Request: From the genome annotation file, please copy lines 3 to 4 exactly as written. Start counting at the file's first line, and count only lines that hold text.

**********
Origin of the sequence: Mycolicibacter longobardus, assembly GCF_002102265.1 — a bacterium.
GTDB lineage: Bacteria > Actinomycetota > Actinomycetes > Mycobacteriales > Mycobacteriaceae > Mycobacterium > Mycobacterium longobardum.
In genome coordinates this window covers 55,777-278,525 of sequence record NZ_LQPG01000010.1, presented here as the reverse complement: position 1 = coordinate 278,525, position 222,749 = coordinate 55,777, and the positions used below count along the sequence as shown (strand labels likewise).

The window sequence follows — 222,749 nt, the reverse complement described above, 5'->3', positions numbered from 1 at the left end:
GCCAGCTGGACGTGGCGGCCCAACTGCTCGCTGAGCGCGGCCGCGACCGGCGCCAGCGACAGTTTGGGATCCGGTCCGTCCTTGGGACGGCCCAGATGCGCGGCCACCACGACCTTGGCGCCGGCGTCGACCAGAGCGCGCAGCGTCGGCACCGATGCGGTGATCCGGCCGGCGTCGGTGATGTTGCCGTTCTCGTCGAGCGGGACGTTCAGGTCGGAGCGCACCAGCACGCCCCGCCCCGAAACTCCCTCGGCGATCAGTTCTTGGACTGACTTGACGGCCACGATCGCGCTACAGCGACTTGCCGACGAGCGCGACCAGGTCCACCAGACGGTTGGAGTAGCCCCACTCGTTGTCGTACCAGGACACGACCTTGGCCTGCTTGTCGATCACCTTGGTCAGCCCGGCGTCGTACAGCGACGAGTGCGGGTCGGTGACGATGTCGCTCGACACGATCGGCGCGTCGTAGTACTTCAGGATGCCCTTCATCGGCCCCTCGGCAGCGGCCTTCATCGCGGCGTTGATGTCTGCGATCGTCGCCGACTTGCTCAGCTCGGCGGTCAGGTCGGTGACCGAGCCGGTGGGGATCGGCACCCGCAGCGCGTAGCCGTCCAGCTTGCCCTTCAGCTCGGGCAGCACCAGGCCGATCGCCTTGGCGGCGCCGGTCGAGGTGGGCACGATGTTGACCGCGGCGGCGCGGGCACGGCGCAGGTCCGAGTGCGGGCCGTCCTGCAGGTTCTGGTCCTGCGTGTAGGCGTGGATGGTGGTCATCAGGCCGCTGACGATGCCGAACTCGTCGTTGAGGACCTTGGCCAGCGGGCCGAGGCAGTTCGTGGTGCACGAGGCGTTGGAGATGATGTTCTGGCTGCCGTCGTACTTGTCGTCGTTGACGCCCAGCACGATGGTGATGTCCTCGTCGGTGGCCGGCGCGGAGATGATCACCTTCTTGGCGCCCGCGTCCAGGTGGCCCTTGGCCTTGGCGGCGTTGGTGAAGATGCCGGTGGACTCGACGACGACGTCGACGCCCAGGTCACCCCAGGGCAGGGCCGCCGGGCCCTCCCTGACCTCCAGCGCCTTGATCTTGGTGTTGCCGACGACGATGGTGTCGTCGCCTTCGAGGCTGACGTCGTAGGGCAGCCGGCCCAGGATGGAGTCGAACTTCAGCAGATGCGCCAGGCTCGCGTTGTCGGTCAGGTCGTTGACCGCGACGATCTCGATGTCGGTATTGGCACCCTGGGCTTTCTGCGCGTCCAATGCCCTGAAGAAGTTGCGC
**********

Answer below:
In genome coordinates this window covers 55,777-278,525 of sequence record NZ_LQPG01000010.1, presented here as the reverse complement: position 1 = coordinate 278,525, position 222,749 = coordinate 55,777, and the positions used below count along the sequence as shown (strand labels likewise).

The window sequence follows — 222,749 nt, the reverse complement described above, 5'->3', positions numbered from 1 at the left end: